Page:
Figure 1

Face scale rate of perceived exertion.

The outcomes were reported as a mean and SD or median. Spearman’s rank correlation coefficients (ρ) were calculated to evaluate the correlation between the face scale RPE and HR, watts, and V̇O2 every minute during the cardiopulmonary exercise tests. Statistical analyses were performed using SPSS V.19.0J. P values<0.05 were considered statistically significant.

Results

All subjects performed the cardiopulmonary exercise test. Table 1 shows characteristics of subjects stratified by sex, results of the cardiopulmonary exercise tests at rest, AT and at the end.

Table 1

Characteristics of subjects (n=51)

In men, there was a significant positive correlation between the face scale RPE and HR (ρ=0.856, p<0.01), exercise load (ρ=0.888, p<0.01) and V̇O2 (ρ=0.878, p<0.01) during the cardiopulmonary exercise testing figure 2. Similarly, in women, there was a significant positive correlation between the face scale RPE and HR (ρ=0.885, p<0.01), exercise load (ρ=0.908, p<0.01) and V̇O2 (ρ=0.895, p<0.01) during cardiopulmonary exercise testing.

Figure 2

Correlation between the face scale rate of perceived exertion and physiological outcomes during the cardiopulmonary exercise tests The scatterplots illustrate the correlation between the face scale rate of perceived exertion and physiological outcomes during cardiopulmonary exercise tests. (A)–(C) show the correlation between the face scale rate of perceived exertion and heart rate, exercise load and oxygen uptake (VO2) in men, respectively.(D)–(F) show the correlation between the face scale rate of perceived exertion and heart rate, exercise load and oxygen uptake (VO2) in women, respectively. RPE, ratings of perceived exertion.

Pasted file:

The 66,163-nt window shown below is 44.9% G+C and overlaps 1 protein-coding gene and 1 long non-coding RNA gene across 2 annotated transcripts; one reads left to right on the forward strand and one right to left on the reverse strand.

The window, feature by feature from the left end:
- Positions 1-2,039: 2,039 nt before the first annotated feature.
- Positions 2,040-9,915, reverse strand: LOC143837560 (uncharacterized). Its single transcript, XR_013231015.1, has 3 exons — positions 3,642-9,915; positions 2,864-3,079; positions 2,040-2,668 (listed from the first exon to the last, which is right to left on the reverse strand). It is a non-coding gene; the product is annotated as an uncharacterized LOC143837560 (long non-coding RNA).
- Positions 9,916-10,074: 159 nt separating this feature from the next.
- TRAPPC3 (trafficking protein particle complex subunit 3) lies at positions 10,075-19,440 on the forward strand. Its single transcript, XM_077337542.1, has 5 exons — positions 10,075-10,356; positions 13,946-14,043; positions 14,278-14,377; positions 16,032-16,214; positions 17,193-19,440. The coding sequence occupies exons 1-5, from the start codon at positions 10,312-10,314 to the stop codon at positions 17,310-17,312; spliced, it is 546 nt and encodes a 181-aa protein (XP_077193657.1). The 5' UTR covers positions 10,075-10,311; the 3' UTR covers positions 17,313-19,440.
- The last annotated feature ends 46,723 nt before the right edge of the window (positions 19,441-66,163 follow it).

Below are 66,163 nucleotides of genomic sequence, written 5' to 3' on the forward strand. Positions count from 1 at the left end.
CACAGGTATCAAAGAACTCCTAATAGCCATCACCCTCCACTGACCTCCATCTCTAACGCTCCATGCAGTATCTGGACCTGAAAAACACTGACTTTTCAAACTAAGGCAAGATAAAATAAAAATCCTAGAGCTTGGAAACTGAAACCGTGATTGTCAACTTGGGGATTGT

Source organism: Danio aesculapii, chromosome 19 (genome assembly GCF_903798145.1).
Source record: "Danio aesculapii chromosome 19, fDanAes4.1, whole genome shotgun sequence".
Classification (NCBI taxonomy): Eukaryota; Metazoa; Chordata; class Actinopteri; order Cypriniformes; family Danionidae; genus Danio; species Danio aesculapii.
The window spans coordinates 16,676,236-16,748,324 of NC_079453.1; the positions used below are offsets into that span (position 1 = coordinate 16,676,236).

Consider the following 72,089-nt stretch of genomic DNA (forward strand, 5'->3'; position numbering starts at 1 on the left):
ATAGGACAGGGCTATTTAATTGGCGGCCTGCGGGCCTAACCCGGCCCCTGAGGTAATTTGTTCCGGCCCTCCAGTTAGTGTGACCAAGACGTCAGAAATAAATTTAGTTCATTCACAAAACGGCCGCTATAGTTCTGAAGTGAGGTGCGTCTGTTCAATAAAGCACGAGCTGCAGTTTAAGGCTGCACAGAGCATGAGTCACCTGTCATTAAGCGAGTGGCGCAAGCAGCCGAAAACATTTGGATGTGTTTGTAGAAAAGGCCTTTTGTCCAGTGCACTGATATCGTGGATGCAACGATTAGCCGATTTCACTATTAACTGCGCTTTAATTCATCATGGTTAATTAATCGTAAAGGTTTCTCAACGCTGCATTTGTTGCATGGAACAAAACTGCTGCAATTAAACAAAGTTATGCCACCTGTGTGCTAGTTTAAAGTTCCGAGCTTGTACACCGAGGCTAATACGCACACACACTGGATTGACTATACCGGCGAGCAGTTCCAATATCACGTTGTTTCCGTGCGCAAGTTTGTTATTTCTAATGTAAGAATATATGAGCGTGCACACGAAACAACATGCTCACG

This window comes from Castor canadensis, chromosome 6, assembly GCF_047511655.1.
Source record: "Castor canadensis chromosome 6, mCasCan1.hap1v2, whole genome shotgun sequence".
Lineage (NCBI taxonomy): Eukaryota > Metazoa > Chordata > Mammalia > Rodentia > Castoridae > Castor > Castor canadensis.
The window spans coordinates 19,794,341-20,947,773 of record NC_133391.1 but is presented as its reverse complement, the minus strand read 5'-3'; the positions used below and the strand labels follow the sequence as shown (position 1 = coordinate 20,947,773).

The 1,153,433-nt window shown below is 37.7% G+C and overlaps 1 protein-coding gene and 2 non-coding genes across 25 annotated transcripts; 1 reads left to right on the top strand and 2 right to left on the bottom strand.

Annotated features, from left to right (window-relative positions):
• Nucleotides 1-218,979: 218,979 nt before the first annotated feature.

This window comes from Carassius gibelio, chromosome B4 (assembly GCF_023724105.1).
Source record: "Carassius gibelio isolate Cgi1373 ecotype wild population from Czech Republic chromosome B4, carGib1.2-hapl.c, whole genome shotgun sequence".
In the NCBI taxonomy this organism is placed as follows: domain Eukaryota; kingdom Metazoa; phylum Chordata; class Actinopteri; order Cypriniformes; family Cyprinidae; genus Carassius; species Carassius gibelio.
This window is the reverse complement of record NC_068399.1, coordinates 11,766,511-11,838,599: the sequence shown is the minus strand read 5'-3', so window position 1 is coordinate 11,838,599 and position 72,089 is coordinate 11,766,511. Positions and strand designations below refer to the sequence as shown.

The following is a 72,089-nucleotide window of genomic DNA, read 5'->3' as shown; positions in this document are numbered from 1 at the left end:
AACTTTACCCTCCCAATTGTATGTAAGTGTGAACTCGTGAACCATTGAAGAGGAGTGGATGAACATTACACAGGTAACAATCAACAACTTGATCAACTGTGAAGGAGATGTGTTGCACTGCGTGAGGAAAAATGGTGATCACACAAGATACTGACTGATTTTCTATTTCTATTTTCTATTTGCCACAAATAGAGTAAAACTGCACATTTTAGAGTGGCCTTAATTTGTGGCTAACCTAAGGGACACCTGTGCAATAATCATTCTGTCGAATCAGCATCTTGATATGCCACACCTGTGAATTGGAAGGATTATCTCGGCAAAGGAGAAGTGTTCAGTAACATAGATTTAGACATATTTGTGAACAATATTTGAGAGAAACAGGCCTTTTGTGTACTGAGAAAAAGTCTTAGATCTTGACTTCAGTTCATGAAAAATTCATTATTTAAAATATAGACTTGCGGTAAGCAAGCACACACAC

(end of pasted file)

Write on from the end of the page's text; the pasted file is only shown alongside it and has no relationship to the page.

Discussion

This study showed that in both sexes of healthy college subjects there was a positive correlation between the face scale RPE and physiological outcomes during cardiopulmonary exercise testing. Limited data are available on the use of face scale RPE in cardiopulmonary exercise tests. Similar to our results, a previous study that compared the RPE scale using facial images and the Borg scale during exercise in both young adults and children21 using five pedalling workload levels (20%, 40%, 60%, 80% and 100%) reported that facial RPE was positively correlated to exercise load and HR in both groups. Our study reported that face scale RPE during cardiopulmonary exercise testing was positively correlated to HR and exercise load; in addition, face scale RPE was positively correlated to V̇O2 during cardiopulmonary exercise in young adults. In our study, the correlation coefficient (ρ) between the face scale and HR, exercise load and V̇O2 were 0.8–0.9 during cardiopulmonary exercise, which indicates a high positive correlation.22 The face scale RPE may be correlated to oxygen uptake not only HR and exercise load during cardiopulmonary exercise testing. The OMNI scale is often used to assess perceived exertion in children during exercise.23 It was initially developed for children who have difficulty understanding the association between written words and exercise intensity. However, it comprises pictures that are displayed on a line with a 20–25° slope.23 In contrast, the face scale RPE used in this study is easy to understand and highly correlated to physiological exercise parameters. Thus, it may be used to determine the exercise load.